Nitric oxide (NO) is intimately involved in vascular homeostasis through its antiplatelet, antiproliferative, and vasodilating actions. Because of these beneficial properties, methods of harnessing NO for the prevention of vascular injury responses, such as intimal hyperplasia, are being explored. One such method involves gene transfer of an NO synthase (NOS) to sites of vascular injury to provide for local NO synthesis. Gene delivery of the inducible NOS (iNOS) cDNA to sites of vascular injury in animal models dramatically reduced smooth muscle proliferation and intimal hyperplasia. The cellular mechanisms by which NO inhibits smooth muscle cell proliferation appear to be independent of cyclic guanosine monophosphate production but are linked to the upregulation of the cell cycle inhibitor p21. p21 upregulation occurs independent of p53 expression. Instead, p42/44 mitogen activated protein kinase activation by NO results in reduced cellular proliferation and increased p21 expression, suggesting NO inhibits intimal hyperplasia through cell cycle arrest as mediated by p21 and the signaling pathway involved in p21 upregulation may be regulated by p42/44 mitogen activated protein kinase. Copyright (C) 2000 by W.B. Saunders Company.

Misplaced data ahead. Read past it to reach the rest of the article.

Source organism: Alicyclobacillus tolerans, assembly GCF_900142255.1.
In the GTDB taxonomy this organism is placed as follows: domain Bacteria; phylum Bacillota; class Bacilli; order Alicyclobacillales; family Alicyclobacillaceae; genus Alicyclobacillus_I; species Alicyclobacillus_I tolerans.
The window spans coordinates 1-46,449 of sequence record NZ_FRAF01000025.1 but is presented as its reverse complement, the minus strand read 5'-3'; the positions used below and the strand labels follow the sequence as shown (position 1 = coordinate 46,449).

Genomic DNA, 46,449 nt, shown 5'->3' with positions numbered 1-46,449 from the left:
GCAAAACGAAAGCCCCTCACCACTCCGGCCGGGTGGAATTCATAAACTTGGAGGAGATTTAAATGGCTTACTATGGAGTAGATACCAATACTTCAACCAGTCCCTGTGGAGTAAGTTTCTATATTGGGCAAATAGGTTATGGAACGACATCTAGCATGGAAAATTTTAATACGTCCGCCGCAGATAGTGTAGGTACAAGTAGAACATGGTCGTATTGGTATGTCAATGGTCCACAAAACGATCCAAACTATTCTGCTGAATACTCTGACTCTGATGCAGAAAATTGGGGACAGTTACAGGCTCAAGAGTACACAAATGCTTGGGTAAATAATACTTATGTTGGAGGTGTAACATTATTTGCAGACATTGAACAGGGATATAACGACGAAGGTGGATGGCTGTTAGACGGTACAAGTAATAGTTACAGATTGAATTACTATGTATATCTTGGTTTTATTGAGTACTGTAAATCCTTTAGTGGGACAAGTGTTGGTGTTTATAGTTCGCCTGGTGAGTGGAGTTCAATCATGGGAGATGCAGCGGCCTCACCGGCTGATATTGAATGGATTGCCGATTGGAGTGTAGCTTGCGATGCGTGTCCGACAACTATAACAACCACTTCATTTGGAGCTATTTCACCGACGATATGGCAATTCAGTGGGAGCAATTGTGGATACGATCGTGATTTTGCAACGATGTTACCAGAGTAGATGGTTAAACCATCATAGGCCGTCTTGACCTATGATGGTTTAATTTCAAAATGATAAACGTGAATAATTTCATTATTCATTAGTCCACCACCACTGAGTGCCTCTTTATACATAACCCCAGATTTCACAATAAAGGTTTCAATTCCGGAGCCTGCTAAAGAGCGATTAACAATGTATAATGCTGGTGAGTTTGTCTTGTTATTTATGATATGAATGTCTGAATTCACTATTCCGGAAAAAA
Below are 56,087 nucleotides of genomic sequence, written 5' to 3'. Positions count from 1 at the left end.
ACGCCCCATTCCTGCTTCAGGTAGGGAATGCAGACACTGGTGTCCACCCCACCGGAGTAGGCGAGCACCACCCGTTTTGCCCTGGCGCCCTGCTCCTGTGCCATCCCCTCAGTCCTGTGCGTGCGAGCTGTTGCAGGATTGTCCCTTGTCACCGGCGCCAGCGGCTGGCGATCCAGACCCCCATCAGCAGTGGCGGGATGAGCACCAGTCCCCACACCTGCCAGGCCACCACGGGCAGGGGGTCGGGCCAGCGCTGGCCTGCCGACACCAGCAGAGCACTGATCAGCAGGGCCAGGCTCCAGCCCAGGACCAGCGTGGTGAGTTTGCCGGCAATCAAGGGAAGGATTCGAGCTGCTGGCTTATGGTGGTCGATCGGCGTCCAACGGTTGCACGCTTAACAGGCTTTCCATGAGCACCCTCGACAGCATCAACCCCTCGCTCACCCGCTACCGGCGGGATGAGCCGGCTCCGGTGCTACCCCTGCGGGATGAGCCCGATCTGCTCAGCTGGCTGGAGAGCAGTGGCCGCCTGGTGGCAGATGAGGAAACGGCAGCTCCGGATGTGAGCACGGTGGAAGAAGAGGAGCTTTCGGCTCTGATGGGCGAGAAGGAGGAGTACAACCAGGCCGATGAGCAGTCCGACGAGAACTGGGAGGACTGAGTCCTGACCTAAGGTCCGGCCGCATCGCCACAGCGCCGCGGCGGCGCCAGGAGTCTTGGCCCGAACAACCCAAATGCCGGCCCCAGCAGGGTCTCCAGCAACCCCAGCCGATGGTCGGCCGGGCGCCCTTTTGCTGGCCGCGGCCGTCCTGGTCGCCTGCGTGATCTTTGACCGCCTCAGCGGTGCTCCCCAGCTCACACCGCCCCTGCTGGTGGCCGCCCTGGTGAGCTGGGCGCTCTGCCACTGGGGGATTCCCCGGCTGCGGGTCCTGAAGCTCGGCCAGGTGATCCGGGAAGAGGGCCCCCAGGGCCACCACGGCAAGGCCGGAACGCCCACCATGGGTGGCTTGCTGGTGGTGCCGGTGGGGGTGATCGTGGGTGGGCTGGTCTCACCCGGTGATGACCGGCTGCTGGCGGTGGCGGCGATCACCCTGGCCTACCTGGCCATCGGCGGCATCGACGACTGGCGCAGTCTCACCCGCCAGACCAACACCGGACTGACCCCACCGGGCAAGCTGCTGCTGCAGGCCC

ASJC Scopus subject areas
- Pediatrics, Perinatology, and Child Health
- Obstetrics and Gynecology